‘We are telling healthcare providers to evaluate patients for all STIs in addition to monkeypox, and that they should not rule it out just because someone has monkeypox or another STI.’
Medical literature says that people infected with monkeypox experience flu-like symptoms within the first 21 days of catching the virus, followed by a rash that appears on the face before spreading to the rest of the body.
But this is rarely being observed in the current outbreak, with patients instead seeing rashes emerge on the genital areas before suffering any flu-like symptoms.
Co-infections have also been recorded alongside diseases like syphilis, gonorrhea and chlamydia.
Health officials also revealed they had distributed more than 1,400 vaccines against the virus to states from their stockpile of more than a million doses. Another 300,000 doses are expected to arrive in the coming weeks.
But some experts have raised concerns that the country may not have enough jabs because if the outbreak becomes more widespread there may not be enough to jab the entire country.
America recorded eight cases of the virus between Wednesday afternoon and Friday morning, as the scale of the outbreak across the country continues to grow.
About three in four cases are currently linked to international travel, including to Europe, while others are linked to someone who has had close contact with a known case.
But there are ‘several’ patients across multiple states who have tested positive despite not recently travelling or having contact with a known case.
Dr Jennifer McQuiston, who is leading the CDC’s response to the outbreak, said it was likely the case that they acquired the infection from someone who had recently traveled but that this first case was yet to be spotted.
She added: ‘I can tell you that right now we don’t have an area that seems to be having an urban outbreak. There is no one area where it looks like there is a lot of community transmission.
‘But this could change. We need to make sure our testing is increasing and ready to catch that when it happens.’
America has done just 300 tests for orthopox viruses — the family that includes monkeypox — since the outbreak began, despite having more than 69 labs available to carry out thousands of swabs a day.
Officials are urging gay and bisexual men to be aware of new lesions, rashes or scabs and get in contact with a sexual health clinic
The infection often starts with small bumps that scab over and are contagious
Health officials are calling on states to send more samples to labs, but states are complaining that the process is ‘too complicated’ because after going to these labs the swabs must go to the CDC for confirmation.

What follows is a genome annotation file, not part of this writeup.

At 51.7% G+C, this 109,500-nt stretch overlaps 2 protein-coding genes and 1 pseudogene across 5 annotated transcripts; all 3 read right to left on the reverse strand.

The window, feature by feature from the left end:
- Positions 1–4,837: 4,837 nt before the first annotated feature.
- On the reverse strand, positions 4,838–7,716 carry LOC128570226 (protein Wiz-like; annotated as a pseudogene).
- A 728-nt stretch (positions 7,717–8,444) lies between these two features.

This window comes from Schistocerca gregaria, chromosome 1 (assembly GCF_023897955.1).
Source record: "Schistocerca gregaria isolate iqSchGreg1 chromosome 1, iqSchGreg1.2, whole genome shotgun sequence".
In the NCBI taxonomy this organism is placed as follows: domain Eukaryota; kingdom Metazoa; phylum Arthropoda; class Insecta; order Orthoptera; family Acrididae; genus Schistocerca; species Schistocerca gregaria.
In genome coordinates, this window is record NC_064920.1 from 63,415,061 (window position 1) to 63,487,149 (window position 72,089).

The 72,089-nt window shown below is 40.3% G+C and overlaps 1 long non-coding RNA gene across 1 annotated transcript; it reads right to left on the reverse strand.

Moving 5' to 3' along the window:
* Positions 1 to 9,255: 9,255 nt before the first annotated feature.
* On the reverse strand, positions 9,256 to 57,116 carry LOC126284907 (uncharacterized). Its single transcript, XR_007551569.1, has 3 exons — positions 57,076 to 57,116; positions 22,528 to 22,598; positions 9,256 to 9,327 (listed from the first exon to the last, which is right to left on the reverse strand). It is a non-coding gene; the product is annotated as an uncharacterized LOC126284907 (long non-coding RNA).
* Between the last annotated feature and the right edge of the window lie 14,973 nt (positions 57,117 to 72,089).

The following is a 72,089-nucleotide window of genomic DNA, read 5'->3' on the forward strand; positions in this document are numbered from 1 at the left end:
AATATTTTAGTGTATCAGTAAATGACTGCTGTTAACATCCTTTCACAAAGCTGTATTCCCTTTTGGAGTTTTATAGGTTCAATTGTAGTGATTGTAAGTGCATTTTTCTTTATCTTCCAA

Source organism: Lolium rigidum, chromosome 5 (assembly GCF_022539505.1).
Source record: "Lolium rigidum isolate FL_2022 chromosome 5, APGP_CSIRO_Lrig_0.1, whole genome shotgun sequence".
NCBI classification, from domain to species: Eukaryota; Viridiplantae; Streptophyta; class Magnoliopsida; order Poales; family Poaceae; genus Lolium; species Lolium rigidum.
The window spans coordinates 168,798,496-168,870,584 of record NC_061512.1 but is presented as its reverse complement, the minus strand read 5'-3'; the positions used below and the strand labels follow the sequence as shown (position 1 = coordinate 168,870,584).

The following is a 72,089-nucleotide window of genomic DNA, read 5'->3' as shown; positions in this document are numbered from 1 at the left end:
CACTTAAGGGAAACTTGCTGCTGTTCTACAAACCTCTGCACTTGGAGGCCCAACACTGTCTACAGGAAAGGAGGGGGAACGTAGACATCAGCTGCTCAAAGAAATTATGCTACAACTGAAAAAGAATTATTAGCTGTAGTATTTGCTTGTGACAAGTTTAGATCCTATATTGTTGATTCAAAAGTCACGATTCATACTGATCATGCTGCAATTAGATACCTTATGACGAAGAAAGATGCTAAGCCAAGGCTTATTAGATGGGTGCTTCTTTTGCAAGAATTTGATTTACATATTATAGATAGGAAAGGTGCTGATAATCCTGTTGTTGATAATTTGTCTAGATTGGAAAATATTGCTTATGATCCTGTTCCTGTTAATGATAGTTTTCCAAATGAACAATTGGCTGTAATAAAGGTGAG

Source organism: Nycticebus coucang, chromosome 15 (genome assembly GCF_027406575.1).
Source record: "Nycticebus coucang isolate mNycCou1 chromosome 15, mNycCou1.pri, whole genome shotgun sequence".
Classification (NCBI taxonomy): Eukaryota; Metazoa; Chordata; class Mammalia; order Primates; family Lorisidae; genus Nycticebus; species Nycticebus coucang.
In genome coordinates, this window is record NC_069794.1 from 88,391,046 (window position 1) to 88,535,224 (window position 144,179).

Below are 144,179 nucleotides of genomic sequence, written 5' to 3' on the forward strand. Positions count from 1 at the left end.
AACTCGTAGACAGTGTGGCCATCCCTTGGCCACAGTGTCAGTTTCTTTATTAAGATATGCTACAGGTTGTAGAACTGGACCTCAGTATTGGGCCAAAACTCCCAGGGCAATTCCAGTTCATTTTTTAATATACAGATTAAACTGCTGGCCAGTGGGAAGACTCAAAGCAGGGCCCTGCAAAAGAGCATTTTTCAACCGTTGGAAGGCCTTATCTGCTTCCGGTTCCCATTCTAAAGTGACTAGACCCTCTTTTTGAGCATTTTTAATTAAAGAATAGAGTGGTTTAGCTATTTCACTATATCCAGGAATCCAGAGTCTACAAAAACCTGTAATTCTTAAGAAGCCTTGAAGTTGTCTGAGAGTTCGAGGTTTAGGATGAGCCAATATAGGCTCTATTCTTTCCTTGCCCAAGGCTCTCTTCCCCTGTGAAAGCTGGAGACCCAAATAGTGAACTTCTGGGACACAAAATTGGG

New York reported two new monkeypox cases yesterday, while Illinois and Florida reported one and Rhode Island revealed its first infection that they said may be ‘linked to travel to Massachusetts’.
Hawaii also reported its third case in a week in an individual who had not recently traveled, prompting officials to warn that the tropical disease may be spreading undetected in the archipelago.
Dr Elizabeth Char, health director for the state, said in a conference yesterday: ‘[The most recent case] does not have a travel history. The reason that’s significant is that it tells us that monkeypox is probably in our community.’
It came after the CDC backtracked on advice calling on travelers to wear face masks to protect themselves against monkeypox because it was ‘causing confusion’.
Late Monday the agency deleted this guidance from its website, with a spokeswoman telling DailyMail.com that it was removed because they were concerned it had ’caused confusion’.
They stressed that the advice to wear coverings was ‘specifically for people who are traveling’ rather than the general public, and added that any future updates would be accompanied by a public announcement.
The CDC had quietly added advice to wear coverings to its Level 2 travel alert — encouraging ‘enhanced precautions’ abroad — six days ago. It was only picked up by Fox News late on Monday, alongside other outlets including CNBC and this website.
An expert said it was ‘unfortunate’ that the CDC had put up and removed the advice, because it was bound to further harm public trust in the agency.